Scientific retractions are on the rise, which has led to concerns that fraud—the reason for the majority of retractions—is growing. But is it, or are we just better at finding it? And are more retractions really bad news? In this talk, Dr. Ivan Oransky, vice president and global editorial director of MedPage Today, contends that today's trends are a sign of science working the way it should, warts and all, with important implications for reporters and editors who cover science and medicine. He also introduces some of the players who are helping keep all of us, researchers and journalists alike, more accountable.
Marcia Angell MD, MACP, is a senior lecturer in the Department of Global Health and Social Medicine at Harvard Medical School and faculty associate in the Center for Bioethics. In this talk, she discusses how dying in America changed greatly after World War II, mainly because of the development of new drugs and technologies. Although that resulted in many welcome cures, it also created great suffering in patients who were terminally ill. Starting in the 1970s, the problem began to attract attention, and by 1990, the right of patients or their proxies to refuse life-sustaining treatment became recognized. But the right to forego life-sustaining treatment left the problem of what to do for terminally ill patients not receiving such treatment. In the 1990s, a controversial movement argued that physicians should have the right to help such patients end their lives faster and more peacefully. Now, assisted dying (also known as physician-assisted suicide) is legal in five states, including California.
Camara Jones MD, MPH, PhD is a family physician and epidemiologist. She is president of the American Public Health Association and senior fellow at Morehouse School of Medicine. In this talk, Dr. Jones presents analogies and allegories to help illustrate the three levels of racism and the impacts of racism on the health and well-being of our nation. She seeks to broaden the national health debate to include not only universal access to high-quality health care but also attention to the social determinants of health (including poverty) and the social determinants of equity (including racism).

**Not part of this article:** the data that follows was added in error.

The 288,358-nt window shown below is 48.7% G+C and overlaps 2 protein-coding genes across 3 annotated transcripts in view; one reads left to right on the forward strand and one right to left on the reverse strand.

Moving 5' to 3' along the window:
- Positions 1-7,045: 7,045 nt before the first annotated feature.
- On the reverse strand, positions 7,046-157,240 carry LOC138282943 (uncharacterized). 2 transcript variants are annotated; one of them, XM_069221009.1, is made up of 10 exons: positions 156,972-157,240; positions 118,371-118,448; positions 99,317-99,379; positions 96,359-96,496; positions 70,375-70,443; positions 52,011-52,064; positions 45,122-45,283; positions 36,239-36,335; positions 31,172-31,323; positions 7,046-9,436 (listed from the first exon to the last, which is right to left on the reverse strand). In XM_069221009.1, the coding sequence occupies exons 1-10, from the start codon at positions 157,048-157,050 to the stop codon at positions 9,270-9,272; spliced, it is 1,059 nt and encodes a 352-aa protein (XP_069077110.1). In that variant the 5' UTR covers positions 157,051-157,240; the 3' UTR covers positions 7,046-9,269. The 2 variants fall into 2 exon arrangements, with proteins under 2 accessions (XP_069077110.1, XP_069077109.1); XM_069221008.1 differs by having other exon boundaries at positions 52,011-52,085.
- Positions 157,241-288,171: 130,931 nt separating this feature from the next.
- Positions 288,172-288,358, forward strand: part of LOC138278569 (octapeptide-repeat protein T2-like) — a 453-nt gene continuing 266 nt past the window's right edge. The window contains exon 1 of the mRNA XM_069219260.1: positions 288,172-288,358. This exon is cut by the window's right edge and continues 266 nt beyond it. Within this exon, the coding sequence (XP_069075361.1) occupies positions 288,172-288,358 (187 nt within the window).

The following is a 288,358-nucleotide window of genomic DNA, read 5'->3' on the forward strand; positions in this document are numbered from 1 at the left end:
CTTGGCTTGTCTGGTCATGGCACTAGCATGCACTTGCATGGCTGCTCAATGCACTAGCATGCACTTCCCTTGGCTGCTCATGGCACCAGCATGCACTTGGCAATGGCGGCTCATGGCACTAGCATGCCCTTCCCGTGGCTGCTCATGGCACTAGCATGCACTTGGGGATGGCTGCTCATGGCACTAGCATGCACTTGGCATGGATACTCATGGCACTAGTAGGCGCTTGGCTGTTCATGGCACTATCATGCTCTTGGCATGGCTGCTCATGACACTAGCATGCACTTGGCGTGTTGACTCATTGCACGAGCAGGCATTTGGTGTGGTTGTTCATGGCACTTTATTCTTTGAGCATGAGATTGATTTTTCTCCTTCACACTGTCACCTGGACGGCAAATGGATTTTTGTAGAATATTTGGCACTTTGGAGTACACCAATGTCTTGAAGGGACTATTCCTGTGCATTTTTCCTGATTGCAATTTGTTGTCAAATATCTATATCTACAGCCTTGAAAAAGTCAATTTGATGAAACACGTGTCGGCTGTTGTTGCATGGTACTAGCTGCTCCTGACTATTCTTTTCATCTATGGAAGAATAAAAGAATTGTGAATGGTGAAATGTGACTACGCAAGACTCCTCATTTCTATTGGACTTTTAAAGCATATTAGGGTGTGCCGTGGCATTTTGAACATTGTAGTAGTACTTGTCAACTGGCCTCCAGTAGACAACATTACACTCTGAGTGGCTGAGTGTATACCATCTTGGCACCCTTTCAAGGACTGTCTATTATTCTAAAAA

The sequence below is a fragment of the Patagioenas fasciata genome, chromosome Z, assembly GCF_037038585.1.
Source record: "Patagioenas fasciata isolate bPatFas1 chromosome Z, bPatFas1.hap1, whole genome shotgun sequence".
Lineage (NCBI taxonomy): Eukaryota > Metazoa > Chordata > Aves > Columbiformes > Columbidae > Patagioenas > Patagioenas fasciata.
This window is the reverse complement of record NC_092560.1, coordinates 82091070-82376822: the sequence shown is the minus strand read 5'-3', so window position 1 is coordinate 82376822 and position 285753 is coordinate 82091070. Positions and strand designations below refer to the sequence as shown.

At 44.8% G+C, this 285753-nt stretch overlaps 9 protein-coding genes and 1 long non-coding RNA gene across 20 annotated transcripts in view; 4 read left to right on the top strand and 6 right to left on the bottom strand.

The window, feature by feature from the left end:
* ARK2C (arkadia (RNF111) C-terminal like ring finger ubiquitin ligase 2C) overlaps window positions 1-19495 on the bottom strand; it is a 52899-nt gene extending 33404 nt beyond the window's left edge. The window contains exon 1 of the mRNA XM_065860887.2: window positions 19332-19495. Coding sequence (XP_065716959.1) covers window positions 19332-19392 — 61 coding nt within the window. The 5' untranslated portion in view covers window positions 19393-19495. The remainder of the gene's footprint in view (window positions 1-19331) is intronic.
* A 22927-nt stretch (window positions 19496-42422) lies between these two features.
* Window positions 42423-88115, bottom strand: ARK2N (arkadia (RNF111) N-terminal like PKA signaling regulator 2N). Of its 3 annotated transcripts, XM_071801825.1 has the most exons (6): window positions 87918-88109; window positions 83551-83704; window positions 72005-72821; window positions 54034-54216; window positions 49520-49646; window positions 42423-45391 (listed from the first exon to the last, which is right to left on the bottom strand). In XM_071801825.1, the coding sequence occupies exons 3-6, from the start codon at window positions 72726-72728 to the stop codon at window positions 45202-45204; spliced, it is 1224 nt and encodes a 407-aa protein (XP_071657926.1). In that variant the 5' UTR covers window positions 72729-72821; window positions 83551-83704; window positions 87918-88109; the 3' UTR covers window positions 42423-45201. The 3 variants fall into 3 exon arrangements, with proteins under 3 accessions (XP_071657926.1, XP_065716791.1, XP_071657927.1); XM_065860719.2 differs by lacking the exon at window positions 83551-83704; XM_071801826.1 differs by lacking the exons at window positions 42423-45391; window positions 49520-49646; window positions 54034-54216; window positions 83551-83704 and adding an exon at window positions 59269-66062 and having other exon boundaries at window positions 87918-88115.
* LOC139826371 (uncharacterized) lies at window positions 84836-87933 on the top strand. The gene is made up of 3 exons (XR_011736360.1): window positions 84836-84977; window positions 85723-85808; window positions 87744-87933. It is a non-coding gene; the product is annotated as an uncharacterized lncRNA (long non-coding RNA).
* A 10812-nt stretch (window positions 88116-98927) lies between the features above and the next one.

John Thackara, author of a widely read blog, doorsofperception.com, and of a new book, How To Thrive In The Next Economy: Designing Tomorrow's World Today (Thames & Hudson), spoke at Sutardja Dai Hall as part of the School of Public Health’s Dean’s Speaker Series. He argued that health and well-being are best thought of as properties of a social and ecological context, not as the outcome of procedures paid for in hospitals. Re-imagined this way, public health is determined by the vitality of soils, plants, water, air, and other ecosystems. When the health of social and ecological contexts is the priority, quality of care can replace money as a better measure of value in an economy. Health, within this new frame, is best looked after as a commons at the scale of a bioregion.
Sir Michael Marmot, author of The Health Gap: The Challenge of an Unequal World and director of the University College London Institute of Health Equity, spoke at the David Brower Center as part of the School of Public Health’s Dean’s Speaker Series. He argued that creating the conditions for people to lead flourishing lives, and empowering individuals and communities, is the key to reducing health inequalities. Dramatic differences in health are not a simple matter of rich and poor; poverty alone doesn't drive ill health, but inequality does. In every country, people at relative social disadvantage suffer health disadvantage and shorter lives.
Venture out into the fields of Salinas with Mark Bittman as he interviews UC Berkeley School of Public Health's Brenda Eskenazi, chair of the Community Health Sciences Division. She leads the CHAMACOS (Center for the Health Assessment of Mothers and Children of Salinas) study, which follows children born between 2000-2002 and assesses the impact of pesticides and other environmental chemicals (like flame retardants) on their long-term health.